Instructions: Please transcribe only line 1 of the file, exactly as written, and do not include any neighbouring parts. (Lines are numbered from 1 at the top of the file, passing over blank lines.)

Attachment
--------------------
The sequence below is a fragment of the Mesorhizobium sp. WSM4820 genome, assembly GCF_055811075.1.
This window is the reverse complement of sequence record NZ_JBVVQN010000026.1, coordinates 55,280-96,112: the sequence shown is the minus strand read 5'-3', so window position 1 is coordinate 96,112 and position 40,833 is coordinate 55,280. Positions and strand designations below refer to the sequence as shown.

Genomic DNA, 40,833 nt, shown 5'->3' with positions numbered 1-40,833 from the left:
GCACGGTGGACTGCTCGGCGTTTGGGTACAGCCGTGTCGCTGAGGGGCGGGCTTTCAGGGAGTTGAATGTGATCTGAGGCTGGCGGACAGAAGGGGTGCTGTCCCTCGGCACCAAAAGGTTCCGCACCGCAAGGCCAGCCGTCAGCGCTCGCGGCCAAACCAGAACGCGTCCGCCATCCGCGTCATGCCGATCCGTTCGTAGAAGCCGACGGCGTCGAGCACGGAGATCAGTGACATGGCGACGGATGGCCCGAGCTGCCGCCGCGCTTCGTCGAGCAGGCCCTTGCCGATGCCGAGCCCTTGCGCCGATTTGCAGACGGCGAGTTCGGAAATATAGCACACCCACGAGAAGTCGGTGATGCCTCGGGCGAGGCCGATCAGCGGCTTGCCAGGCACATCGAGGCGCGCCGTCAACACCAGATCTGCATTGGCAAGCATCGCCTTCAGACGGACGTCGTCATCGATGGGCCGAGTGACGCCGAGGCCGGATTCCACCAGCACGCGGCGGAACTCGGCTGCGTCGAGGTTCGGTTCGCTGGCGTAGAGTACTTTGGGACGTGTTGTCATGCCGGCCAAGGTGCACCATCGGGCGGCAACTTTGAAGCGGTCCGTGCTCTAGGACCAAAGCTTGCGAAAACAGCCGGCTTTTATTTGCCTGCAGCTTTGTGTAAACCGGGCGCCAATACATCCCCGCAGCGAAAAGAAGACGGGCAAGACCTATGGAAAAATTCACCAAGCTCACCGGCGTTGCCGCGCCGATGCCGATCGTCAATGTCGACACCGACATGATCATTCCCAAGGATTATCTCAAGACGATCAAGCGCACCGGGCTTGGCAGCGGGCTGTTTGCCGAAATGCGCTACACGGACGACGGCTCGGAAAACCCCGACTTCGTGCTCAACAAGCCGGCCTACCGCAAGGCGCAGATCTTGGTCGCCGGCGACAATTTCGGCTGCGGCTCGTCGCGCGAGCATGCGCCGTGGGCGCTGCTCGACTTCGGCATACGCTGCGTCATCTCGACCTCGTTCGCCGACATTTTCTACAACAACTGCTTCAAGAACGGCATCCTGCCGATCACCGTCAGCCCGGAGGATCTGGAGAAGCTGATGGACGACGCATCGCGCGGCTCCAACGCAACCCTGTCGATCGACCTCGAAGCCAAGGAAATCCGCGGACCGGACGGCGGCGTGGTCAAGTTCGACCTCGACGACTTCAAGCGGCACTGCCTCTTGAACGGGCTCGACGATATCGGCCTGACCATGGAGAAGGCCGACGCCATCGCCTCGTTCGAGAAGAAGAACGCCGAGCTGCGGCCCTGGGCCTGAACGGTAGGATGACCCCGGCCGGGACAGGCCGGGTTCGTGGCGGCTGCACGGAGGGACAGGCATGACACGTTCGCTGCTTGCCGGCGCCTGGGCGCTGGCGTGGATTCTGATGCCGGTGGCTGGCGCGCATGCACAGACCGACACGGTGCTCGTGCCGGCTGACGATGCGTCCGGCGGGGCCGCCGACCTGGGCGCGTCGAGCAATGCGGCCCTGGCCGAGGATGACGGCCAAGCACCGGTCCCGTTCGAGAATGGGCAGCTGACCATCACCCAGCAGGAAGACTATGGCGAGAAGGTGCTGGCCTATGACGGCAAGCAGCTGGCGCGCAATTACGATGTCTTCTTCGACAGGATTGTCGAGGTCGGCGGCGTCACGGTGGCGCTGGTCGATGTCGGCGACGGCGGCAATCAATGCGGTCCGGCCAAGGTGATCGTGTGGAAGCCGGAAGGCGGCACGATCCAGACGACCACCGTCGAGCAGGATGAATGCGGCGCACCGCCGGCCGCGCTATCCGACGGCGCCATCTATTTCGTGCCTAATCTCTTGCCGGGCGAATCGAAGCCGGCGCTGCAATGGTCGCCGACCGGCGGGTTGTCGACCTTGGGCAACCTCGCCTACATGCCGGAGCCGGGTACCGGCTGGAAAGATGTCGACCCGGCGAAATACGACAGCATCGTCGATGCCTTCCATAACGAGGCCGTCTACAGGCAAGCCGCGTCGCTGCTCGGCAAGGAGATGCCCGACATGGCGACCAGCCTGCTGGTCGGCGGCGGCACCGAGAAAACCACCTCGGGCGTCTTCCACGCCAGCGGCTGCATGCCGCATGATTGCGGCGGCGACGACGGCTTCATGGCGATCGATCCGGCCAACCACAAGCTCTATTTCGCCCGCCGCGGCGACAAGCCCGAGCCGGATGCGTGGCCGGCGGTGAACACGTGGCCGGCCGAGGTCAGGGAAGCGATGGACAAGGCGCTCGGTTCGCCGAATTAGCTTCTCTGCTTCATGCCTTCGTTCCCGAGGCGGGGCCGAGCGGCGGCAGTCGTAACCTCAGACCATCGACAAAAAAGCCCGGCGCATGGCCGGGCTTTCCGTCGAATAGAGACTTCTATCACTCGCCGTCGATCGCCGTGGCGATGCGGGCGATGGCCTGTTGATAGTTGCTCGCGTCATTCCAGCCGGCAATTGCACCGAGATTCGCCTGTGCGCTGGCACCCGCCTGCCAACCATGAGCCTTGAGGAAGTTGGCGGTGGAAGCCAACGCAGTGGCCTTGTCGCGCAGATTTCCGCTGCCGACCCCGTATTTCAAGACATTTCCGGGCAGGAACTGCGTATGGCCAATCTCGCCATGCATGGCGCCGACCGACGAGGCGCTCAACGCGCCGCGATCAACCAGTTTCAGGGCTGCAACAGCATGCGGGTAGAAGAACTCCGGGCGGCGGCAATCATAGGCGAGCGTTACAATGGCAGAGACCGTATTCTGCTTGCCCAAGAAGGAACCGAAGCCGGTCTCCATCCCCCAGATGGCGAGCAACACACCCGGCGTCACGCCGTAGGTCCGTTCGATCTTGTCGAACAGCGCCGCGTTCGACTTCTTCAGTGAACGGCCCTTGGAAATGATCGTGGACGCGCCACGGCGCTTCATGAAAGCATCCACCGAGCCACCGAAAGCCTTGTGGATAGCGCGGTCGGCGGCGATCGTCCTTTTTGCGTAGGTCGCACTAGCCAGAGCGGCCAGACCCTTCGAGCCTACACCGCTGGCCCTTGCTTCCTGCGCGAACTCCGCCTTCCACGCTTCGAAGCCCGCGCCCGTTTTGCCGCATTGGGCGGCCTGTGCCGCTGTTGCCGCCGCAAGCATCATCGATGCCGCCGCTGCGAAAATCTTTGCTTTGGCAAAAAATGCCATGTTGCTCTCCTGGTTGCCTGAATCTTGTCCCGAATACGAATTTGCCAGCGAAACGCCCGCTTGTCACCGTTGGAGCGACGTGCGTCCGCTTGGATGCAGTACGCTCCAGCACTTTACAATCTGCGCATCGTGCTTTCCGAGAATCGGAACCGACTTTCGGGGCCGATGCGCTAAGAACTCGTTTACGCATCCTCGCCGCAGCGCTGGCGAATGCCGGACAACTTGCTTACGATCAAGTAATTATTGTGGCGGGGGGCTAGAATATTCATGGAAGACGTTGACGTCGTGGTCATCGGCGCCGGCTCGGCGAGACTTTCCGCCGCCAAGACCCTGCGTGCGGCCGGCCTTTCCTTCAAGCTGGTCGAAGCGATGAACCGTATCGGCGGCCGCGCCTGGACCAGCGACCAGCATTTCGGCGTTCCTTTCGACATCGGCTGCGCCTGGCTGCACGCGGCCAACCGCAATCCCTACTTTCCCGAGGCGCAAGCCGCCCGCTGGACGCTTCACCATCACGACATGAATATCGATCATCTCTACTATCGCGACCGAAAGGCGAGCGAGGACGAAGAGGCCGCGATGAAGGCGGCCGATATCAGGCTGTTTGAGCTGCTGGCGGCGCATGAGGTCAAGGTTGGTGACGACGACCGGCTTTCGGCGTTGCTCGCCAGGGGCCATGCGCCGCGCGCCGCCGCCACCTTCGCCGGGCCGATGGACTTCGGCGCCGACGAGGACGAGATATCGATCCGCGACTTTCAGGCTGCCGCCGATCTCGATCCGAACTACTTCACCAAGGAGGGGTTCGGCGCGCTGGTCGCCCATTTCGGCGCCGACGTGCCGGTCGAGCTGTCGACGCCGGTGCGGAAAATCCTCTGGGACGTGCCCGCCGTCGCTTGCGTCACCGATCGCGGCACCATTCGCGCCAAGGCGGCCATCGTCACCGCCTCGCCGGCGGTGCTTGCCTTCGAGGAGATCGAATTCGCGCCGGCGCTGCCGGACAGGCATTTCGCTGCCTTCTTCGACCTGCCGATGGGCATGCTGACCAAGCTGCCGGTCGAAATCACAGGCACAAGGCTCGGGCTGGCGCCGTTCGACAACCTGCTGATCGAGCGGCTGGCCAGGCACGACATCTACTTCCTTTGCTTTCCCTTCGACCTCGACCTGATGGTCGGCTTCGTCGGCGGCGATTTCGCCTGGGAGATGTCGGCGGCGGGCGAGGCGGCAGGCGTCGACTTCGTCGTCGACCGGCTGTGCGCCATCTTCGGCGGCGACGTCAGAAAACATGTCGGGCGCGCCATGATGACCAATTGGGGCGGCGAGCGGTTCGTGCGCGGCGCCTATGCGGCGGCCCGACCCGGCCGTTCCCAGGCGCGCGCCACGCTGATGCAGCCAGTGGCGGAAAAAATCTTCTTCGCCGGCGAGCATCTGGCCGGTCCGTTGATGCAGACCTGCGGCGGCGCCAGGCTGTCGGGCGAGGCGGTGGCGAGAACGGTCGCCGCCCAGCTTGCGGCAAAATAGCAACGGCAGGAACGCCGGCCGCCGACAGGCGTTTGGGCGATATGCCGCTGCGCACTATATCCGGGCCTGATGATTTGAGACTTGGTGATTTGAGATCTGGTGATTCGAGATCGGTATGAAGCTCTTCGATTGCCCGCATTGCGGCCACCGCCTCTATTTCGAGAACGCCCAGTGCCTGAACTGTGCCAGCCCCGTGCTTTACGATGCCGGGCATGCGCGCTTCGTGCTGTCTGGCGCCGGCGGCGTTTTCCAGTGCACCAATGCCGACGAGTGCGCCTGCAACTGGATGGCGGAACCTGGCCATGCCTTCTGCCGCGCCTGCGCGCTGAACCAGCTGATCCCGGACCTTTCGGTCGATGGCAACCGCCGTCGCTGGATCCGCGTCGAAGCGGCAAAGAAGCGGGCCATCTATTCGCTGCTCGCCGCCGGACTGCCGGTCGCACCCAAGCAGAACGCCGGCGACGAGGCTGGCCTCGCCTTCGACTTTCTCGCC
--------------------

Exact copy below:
The sequence below is a fragment of the Mesorhizobium sp. WSM4820 genome, assembly GCF_055811075.1.